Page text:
I thought DVD players just appeared in stores magically
Posted by Evan Herrnstadt on October 16, 2007
Well, to continue pigeonholing myself as a purveyor of British transportation-related climate change news, the Independent reports that shipping emissions might be higher than we thought — perhaps comprising a larger proportion than aviation:
Shipping, although traditionally thought of as environmentally friendly, is growing so fast that the pollution it creates is at least 50 per cent higher than previously thought. Maritime emissions are also set to leap by 75 per cent by 2020. The International Maritime Organisation, the UN body set up to regulate shipping, has set up a working group due to report this year. Research seen by the group suggests previous calculations, which put the total at about 600 million tonnes per year, are significantly short. The true figure is set to be more than one billion tonnes…
This one is going to be tricky. A carbon policy that doesn’t address shipping is going to miss a lot of emissions. One petition claims (take grain of salt now) that international shipping emissions are nearly equivalent to the sum of American auto emissions. A policy that neglects shipping would also miss some of the lowest-hanging, dirtiest emissions around:
Since the 1970s, the bulk of commercial vessels have run on heavy “bunker” fuel, a by-product of the oil refining process for higher grade fuels. One industry insider described it as “the crap that comes out the other end that’s half way to being asphalt”.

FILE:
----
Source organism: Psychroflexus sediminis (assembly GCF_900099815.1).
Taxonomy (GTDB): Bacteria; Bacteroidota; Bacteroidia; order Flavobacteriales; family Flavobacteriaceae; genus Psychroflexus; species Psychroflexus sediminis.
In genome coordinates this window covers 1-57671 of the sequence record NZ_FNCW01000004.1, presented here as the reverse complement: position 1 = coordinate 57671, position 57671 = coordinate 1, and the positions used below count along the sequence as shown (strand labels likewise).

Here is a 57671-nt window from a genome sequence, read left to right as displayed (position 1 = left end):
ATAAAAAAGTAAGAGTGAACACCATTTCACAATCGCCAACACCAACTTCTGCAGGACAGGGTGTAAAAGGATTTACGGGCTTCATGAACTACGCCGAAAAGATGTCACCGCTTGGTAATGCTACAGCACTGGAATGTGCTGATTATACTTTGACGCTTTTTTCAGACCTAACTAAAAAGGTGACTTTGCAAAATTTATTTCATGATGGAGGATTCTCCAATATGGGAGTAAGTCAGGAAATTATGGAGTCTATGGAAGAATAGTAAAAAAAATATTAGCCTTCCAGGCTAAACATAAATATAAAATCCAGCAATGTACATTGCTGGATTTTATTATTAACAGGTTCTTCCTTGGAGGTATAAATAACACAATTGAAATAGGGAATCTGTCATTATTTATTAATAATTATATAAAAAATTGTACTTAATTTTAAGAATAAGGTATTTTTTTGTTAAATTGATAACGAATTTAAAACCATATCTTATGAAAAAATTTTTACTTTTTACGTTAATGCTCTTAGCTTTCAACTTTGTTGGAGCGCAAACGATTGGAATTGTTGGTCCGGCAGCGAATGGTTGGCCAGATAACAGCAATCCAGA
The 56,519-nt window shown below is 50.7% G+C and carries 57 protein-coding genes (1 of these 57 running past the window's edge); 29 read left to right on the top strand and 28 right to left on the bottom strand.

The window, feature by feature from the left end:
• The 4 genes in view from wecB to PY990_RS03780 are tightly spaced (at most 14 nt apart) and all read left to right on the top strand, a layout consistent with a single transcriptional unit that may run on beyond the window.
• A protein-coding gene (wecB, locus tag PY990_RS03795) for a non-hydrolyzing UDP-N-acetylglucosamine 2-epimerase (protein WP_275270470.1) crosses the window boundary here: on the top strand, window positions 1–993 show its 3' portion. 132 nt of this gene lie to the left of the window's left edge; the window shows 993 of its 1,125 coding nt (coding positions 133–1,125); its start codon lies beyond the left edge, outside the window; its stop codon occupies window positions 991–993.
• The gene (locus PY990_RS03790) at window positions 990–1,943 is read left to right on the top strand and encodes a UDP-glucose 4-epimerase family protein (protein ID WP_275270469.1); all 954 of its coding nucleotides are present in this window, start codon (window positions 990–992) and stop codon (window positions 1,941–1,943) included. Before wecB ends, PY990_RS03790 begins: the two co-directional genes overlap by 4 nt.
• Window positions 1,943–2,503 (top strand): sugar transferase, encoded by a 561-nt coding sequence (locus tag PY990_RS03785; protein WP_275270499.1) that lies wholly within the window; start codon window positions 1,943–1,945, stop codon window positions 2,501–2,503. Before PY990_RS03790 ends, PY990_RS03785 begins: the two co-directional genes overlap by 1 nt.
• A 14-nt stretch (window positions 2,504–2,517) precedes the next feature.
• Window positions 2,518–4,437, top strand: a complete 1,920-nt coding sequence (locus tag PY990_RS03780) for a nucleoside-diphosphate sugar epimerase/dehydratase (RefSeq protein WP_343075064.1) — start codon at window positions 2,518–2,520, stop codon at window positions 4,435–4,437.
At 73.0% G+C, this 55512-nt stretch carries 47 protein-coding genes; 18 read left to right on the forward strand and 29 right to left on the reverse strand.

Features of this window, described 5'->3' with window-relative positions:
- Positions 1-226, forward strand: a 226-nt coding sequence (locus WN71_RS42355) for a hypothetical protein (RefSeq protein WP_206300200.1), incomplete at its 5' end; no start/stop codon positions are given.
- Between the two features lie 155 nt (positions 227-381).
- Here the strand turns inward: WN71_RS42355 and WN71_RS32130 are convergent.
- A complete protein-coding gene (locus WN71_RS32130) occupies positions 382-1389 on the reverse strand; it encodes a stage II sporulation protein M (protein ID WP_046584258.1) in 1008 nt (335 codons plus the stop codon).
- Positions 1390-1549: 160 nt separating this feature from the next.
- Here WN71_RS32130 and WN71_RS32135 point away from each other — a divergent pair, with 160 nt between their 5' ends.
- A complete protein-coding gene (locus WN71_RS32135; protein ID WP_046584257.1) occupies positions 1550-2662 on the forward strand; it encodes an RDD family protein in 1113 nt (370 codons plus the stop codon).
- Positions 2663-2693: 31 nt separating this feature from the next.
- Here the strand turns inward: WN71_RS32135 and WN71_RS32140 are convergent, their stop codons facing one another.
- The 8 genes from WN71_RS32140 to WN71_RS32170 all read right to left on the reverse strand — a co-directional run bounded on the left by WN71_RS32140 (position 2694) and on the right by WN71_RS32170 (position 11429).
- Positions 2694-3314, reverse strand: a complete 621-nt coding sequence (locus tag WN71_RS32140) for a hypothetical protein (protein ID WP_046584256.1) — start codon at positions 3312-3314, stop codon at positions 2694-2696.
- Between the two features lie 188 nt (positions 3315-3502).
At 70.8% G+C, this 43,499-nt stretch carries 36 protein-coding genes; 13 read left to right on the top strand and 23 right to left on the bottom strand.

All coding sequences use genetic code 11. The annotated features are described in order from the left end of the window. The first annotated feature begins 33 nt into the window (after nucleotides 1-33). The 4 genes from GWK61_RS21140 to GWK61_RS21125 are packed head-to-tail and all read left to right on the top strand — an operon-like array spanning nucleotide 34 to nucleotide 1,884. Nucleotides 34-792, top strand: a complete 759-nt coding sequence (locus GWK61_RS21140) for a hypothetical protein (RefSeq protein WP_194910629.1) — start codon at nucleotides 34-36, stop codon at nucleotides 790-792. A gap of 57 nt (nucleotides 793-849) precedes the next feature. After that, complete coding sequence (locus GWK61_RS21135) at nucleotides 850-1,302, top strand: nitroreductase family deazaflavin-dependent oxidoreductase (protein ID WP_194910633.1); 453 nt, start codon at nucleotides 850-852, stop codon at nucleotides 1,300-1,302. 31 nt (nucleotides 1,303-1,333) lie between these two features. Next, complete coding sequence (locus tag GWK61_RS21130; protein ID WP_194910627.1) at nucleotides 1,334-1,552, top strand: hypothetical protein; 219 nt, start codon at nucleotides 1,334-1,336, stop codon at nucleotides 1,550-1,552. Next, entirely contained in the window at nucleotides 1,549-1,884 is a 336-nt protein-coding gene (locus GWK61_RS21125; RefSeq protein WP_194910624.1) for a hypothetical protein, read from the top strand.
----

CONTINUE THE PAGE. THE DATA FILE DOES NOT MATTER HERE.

Gross. Unfortunately, we like our nations sovereign and our goods cheap. We will obviously run into collective action problems regulating shipping similar to those we’ve encountered in other global carbon emissions discussions. As for prices, how often do you see “Made in China” in a given day? Here’s one reason why:
At present it is more efficient to ship a container from Beijing to London than it is to transport it 100km by road.
So we would need to slap a carbon price on shipping emissions, which would make many goods more expensive. We could impose regulations on ships entering US waters, but that’s a heavy-handed, inefficient way to achieve the same ends. Clearly, either policy would make shipping goods from, say, China to the US (or UK) more expensive, and that might mean less lead paint for our children. Is that really a price we’re willing to pay to mitigate climate change?